TASMANIANS will deliver their verdict today in five electorates set to play a critical role in determining who becomes leader of the country.
More than 362,000 voters in the state will head to the polls in this hotly contested federal election.
By lunchtime yesterday 21,500 had already lodged their ballot papers at one of several pre-polling stations and 22,700 had sent in postal votes.
Counting will start as soon as the polls close at 6pm, with the first results trickling in soon afterwards.
Counting will continue until midnight, but if the polls are accurate, the public will know who will be prime minister for the next three years much earlier.
Polls have consistently predicted the Coalition is on track to win in a landslide.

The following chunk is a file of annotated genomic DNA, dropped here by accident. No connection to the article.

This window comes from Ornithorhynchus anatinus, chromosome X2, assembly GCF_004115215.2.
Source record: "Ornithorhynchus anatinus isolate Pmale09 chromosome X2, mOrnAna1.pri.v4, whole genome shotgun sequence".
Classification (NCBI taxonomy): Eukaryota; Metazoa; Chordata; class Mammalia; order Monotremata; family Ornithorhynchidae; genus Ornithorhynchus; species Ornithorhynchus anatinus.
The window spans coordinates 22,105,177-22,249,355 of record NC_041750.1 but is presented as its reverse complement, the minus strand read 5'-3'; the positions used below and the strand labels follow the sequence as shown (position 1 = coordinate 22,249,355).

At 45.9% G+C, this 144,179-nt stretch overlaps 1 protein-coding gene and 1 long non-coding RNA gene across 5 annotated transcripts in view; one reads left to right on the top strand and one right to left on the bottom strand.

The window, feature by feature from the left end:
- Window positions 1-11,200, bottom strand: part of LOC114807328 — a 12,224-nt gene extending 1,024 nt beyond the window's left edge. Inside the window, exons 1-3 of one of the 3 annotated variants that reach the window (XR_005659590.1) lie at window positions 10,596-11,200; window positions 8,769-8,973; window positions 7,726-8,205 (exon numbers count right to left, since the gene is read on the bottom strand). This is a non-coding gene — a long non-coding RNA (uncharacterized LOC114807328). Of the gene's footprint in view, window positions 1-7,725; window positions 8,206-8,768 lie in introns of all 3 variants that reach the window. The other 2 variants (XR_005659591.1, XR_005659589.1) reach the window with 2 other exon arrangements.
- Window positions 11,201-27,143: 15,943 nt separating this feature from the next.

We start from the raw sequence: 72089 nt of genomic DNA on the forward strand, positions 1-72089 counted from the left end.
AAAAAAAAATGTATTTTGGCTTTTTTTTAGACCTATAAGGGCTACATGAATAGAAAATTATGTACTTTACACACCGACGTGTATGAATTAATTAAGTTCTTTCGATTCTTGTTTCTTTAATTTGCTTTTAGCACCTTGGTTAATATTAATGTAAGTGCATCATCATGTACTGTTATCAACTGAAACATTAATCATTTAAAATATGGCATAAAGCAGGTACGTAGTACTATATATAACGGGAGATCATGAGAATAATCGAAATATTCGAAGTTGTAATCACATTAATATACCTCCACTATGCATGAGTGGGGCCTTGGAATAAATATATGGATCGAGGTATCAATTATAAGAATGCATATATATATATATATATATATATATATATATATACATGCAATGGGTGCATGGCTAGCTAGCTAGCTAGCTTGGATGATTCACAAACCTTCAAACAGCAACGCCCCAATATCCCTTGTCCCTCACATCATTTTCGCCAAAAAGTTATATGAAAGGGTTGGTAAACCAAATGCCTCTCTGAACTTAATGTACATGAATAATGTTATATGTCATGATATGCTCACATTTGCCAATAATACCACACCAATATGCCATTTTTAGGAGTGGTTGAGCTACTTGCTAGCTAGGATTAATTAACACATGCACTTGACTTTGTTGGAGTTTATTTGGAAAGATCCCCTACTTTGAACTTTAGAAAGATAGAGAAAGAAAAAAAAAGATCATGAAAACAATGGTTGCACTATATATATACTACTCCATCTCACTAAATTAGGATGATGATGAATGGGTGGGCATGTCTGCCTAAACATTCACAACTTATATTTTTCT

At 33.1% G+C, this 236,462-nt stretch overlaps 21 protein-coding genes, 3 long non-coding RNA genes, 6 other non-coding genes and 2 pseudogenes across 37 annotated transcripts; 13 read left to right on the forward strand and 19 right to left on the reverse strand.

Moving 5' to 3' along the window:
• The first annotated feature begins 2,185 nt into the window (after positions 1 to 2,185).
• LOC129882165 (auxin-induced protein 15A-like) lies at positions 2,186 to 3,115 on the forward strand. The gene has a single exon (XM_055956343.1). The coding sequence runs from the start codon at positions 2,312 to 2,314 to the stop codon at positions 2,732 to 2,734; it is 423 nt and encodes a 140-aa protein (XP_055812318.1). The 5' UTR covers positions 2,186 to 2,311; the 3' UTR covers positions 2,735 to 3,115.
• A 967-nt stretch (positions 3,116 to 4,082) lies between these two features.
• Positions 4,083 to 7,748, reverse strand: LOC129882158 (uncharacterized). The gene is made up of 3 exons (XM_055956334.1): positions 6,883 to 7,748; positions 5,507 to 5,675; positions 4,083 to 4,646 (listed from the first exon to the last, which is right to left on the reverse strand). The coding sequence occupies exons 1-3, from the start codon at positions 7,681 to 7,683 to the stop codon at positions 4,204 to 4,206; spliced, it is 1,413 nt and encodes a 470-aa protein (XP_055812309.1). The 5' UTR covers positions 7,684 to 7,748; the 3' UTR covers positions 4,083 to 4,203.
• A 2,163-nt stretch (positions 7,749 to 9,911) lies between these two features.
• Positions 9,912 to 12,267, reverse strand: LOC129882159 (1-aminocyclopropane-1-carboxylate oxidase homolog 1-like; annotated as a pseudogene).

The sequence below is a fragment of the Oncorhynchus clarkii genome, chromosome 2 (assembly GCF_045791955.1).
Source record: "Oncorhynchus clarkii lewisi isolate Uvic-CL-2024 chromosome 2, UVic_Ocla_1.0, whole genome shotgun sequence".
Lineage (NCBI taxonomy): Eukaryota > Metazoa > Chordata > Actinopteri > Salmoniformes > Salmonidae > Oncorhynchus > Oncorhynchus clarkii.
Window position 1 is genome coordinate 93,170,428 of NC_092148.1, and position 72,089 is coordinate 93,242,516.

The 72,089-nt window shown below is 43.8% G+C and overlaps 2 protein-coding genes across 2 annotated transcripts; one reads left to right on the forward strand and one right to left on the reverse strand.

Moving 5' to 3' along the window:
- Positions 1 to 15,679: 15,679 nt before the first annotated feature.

In Northern Tasmania, Bass and Braddon voters are expected to dump incumbents Geoff Lyons and Sid Sidebottom, while it is less certain if Lyons MHR Dick Adams will survive the national swing towards the conservatives.
In the South, Denison independent Andrew Wilkie is favourite to win with an increased margin while Julie Collins, the only Tasmanian minister in the federal Labor government, is no certainty to hold her seat.
The Senate contest is shaping as one of the most interesting races with an intense battle for the sixth spot between the Greens' Peter Whish-Wilson and Lin Thorp.
They are just two out of a record 54 candidates on the 90 centimetrecom900 millimetre-long Senate ballot paper.
Australian Electoral Commission state manager Sandra Riordan said people might get a surprise at its size when they were handed their Senate ballot paper.
Ms Riordan said Tasmanians had a good record for high voter turnout and low informal votes, which she was confident would be continued today.
She said the AEC had worked hard on engaging all sectors of the community.